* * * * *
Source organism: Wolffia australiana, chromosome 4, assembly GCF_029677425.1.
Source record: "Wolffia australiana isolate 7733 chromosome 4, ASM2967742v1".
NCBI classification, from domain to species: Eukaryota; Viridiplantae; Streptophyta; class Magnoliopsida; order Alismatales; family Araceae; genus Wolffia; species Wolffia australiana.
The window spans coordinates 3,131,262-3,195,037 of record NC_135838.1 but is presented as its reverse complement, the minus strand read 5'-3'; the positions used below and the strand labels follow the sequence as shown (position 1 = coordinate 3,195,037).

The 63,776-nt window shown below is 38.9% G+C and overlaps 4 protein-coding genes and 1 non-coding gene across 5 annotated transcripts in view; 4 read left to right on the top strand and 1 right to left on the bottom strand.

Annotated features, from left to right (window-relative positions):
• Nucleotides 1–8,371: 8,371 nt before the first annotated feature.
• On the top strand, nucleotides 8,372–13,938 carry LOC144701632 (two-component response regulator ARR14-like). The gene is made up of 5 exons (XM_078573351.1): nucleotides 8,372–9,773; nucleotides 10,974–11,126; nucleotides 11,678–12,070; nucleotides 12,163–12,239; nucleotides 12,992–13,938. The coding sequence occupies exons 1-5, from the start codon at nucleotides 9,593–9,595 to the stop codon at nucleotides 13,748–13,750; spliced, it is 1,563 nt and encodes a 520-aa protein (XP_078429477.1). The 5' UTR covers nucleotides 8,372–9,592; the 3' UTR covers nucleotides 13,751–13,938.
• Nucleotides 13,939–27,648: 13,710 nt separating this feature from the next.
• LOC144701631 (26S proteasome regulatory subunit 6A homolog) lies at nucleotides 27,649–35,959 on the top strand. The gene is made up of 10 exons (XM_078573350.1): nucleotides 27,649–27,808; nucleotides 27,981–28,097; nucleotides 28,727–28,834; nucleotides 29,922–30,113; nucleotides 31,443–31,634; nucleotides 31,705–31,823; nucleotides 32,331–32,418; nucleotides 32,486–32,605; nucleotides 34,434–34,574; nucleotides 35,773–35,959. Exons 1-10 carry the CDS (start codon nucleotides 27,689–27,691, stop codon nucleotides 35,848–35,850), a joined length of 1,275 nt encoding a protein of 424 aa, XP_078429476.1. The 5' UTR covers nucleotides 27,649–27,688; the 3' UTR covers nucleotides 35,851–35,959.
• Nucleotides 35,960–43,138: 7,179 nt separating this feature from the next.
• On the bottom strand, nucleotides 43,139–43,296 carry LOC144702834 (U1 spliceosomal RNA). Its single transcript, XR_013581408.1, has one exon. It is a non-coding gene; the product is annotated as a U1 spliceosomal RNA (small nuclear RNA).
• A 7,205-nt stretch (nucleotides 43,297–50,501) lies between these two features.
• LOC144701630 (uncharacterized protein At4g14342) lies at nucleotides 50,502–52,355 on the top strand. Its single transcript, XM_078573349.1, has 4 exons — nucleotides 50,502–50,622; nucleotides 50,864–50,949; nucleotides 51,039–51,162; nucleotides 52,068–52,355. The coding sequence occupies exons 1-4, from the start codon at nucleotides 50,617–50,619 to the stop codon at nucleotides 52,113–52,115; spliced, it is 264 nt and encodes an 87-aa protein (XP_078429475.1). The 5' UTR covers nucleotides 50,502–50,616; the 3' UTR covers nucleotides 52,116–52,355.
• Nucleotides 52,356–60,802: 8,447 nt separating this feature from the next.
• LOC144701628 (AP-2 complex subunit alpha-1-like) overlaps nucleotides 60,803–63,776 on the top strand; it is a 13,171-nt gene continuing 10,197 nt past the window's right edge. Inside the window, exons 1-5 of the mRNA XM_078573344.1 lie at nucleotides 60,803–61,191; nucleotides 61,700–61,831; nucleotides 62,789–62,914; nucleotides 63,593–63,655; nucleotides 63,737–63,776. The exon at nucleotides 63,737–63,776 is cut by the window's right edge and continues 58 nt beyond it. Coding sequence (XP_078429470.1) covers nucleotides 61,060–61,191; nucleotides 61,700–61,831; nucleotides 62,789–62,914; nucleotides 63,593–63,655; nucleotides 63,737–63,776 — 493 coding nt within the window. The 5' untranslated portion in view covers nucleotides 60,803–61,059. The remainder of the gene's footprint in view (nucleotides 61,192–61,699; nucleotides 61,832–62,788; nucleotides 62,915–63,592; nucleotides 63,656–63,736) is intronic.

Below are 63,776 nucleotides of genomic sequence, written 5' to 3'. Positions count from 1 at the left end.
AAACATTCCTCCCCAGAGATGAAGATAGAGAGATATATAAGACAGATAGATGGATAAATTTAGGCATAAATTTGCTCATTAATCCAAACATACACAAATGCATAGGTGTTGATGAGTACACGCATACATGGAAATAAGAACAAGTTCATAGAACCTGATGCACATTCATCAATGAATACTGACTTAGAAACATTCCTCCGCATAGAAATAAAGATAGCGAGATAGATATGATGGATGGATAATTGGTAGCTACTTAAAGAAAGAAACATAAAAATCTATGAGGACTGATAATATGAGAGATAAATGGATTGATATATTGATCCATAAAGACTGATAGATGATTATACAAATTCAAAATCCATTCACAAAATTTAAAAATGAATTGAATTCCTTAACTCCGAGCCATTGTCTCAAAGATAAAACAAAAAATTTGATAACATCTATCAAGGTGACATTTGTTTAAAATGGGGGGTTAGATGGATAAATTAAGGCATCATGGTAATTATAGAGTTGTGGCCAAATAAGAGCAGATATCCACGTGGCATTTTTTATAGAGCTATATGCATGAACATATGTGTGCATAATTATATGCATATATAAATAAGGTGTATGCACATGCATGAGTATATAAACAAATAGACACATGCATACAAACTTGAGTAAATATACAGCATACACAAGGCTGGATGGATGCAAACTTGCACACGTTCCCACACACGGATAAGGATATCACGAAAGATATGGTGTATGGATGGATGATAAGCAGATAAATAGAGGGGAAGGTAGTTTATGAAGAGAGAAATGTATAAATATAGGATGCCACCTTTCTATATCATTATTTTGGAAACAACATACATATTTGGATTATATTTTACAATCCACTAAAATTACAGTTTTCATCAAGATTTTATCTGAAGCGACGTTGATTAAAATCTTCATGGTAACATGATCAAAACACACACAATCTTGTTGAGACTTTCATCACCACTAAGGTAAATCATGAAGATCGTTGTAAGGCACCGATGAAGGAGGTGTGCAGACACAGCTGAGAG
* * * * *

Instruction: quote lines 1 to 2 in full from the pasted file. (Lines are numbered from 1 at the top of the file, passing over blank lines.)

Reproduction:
Source organism: Wolffia australiana, chromosome 4, assembly GCF_029677425.1.
Source record: "Wolffia australiana isolate 7733 chromosome 4, ASM2967742v1".